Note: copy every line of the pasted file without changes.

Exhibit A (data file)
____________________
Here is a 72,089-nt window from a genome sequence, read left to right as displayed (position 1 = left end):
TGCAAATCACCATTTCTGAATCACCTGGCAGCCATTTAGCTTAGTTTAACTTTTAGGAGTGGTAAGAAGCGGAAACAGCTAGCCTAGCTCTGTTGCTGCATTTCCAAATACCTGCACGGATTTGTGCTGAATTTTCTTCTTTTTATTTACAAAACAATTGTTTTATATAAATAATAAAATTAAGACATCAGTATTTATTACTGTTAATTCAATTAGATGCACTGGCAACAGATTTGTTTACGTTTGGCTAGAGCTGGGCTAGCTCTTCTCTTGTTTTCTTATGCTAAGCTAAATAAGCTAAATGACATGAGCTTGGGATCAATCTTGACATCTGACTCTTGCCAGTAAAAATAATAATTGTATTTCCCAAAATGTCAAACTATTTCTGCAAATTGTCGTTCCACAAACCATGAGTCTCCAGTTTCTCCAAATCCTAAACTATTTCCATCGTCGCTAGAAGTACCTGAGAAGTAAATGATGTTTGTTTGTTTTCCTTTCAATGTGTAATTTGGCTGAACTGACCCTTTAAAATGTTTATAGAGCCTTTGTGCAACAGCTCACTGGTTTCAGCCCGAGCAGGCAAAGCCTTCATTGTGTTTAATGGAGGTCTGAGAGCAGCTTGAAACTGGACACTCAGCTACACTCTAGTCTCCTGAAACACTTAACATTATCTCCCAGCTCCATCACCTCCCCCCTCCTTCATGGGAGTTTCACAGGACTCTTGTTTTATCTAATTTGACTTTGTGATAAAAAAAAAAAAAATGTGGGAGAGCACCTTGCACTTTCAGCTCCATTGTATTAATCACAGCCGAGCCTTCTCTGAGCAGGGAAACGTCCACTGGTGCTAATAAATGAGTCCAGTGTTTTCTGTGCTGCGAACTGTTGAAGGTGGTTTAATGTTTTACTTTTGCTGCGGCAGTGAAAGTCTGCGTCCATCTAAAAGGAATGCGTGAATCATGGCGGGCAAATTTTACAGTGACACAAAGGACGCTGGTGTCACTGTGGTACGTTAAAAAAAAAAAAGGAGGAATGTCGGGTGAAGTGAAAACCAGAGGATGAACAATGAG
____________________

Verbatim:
Here is a 72,089-nt window from a genome sequence, read left to right as displayed (position 1 = left end):
TGCAAATCACCATTTCTGAATCACCTGGCAGCCATTTAGCTTAGTTTAACTTTTAGGAGTGGTAAGAAGCGGAAACAGCTAGCCTAGCTCTGTTGCTGCATTTCCAAATACCTGCACGGATTTGTGCTGAATTTTCTTCTTTTTATTTACAAAACAATTGTTTTATATAAATAATAAAATTAAGACATCAGTATTTATTACTGTTAATTCAATTAGATGCACTGGCAACAGATTTGTTTACGTTTGGCTAGAGCTGGGCTAGCTCTTCTCTTGTTTTCTTATGCTAAGCTAAATAAGCTAAATGACATGAGCTTGGGATCAATCTTGACATCTGACTCTTGCCAGTAAAAATAATAATTGTATTTCCCAAAATGTCAAACTATTTCTGCAAATTGTCGTTCCACAAACCATGAGTCTCCAGTTTCTCCAAATCCTAAACTATTTCCATCGTCGCTAGAAGTACCTGAGAAGTAAATGATGTTTGTTTGTTTTCCTTTCAATGTGTAATTTGGCTGAACTGACCCTTTAAAATGTTTATAGAGCCTTTGTGCAACAGCTCACTGGTTTCAGCCCGAGCAGGCAAAGCCTTCATTGTGTTTAATGGAGGTCTGAGAGCAGCTTGAAACTGGACACTCAGCTACACTCTAGTCTCCTGAAACACTTAACATTATCTCCCAGCTCCATCACCTCCCCCCTCCTTCATGGGAGTTTCACAGGACTCTTGTTTTATCTAATTTGACTTTGTGATAAAAAAAAAAAAAATGTGGGAGAGCACCTTGCACTTTCAGCTCCATTGTATTAATCACAGCCGAGCCTTCTCTGAGCAGGGAAACGTCCACTGGTGCTAATAAATGAGTCCAGTGTTTTCTGTGCTGCGAACTGTTGAAGGTGGTTTAATGTTTTACTTTTGCTGCGGCAGTGAAAGTCTGCGTCCATCTAAAAGGAATGCGTGAATCATGGCGGGCAAATTTTACAGTGACACAAAGGACGCTGGTGTCACTGTGGTACGTTAAAAAAAAAAAAGGAGGAATGTCGGGTGAAGTGAAAACCAGAGGATGAACAATGAG